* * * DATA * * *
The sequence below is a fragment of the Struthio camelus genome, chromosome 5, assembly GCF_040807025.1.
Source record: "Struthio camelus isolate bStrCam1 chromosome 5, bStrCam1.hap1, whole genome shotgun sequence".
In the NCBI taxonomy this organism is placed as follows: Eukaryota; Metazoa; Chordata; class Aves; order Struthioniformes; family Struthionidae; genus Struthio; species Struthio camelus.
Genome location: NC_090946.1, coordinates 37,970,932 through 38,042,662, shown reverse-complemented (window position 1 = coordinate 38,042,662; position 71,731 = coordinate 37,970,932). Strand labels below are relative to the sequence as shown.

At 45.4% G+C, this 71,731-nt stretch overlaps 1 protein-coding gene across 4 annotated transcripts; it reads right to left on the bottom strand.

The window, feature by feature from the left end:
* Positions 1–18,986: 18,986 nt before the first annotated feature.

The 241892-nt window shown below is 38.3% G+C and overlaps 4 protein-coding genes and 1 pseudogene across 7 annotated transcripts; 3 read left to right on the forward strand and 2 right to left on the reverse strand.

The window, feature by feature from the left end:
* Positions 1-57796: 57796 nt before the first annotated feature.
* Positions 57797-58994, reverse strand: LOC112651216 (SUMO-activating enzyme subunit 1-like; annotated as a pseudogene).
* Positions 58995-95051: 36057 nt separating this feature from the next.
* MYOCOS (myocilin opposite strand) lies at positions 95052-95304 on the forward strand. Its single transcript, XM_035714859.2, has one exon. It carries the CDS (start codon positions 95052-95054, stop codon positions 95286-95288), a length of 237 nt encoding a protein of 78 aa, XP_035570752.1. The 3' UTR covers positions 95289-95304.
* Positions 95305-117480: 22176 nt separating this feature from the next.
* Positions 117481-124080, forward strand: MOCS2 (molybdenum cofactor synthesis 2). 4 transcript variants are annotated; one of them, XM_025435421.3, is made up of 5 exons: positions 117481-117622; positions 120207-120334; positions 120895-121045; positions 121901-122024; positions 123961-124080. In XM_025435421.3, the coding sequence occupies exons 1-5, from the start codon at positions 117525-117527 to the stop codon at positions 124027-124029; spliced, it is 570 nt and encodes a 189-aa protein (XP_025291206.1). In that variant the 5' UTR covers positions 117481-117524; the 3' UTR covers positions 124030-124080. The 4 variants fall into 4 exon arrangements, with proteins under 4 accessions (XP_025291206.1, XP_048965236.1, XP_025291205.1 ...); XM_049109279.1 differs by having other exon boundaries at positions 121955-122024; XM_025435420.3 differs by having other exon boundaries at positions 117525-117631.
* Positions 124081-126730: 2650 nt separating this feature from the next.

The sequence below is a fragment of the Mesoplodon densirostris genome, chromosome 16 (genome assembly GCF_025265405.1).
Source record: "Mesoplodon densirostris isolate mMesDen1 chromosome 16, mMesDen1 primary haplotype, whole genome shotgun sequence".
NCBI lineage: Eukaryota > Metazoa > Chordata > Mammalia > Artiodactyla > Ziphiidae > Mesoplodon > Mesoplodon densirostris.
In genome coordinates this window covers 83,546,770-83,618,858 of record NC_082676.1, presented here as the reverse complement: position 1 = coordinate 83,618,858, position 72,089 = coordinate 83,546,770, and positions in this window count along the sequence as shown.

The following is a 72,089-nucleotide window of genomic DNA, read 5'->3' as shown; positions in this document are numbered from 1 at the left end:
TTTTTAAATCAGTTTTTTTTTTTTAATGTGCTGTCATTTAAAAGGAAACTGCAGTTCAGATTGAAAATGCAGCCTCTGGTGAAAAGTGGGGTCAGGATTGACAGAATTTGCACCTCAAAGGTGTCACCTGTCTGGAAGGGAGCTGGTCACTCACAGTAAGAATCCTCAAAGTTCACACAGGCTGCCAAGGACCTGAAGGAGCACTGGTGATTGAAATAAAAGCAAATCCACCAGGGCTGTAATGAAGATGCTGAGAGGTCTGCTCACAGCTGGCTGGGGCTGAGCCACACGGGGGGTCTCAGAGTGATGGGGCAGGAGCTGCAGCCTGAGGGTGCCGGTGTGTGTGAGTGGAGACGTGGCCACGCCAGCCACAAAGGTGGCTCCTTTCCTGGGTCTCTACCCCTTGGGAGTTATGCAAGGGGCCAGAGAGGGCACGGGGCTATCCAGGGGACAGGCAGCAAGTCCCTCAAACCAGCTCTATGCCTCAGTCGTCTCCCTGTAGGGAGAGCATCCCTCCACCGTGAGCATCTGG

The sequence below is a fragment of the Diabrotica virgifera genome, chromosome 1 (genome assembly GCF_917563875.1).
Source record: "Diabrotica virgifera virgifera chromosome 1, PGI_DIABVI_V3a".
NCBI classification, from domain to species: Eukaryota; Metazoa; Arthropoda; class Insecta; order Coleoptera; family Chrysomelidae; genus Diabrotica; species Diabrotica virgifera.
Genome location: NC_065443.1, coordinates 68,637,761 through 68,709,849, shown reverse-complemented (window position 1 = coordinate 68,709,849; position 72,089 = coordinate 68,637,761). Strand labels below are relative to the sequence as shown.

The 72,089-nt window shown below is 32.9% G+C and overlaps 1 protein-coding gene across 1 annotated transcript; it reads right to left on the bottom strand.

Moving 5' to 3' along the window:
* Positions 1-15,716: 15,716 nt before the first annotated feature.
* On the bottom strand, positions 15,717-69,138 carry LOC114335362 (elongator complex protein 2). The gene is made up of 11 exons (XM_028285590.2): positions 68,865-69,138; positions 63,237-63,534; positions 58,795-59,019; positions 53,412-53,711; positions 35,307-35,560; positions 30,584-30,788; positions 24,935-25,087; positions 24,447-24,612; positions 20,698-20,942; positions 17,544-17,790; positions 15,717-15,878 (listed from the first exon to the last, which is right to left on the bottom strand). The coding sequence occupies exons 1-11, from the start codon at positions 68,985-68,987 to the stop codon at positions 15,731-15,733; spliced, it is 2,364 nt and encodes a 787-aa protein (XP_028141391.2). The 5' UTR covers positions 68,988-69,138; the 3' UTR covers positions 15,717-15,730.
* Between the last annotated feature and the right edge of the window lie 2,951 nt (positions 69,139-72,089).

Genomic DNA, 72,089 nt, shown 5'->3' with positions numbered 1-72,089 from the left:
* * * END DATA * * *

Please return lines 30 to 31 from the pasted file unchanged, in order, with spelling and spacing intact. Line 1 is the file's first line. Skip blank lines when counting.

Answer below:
* On the bottom strand, positions 15,717-69,138 carry LOC114335362 (elongator complex protein 2). The gene is made up of 11 exons (XM_028285590.2): positions 68,865-69,138; positions 63,237-63,534; positions 58,795-59,019; positions 53,412-53,711; positions 35,307-35,560; positions 30,584-30,788; positions 24,935-25,087; positions 24,447-24,612; positions 20,698-20,942; positions 17,544-17,790; positions 15,717-15,878 (listed from the first exon to the last, which is right to left on the bottom strand). The coding sequence occupies exons 1-11, from the start codon at positions 68,985-68,987 to the stop codon at positions 15,731-15,733; spliced, it is 2,364 nt and encodes a 787-aa protein (XP_028141391.2). The 5' UTR covers positions 68,988-69,138; the 3' UTR covers positions 15,717-15,730.
* Between the last annotated feature and the right edge of the window lie 2,951 nt (positions 69,139-72,089).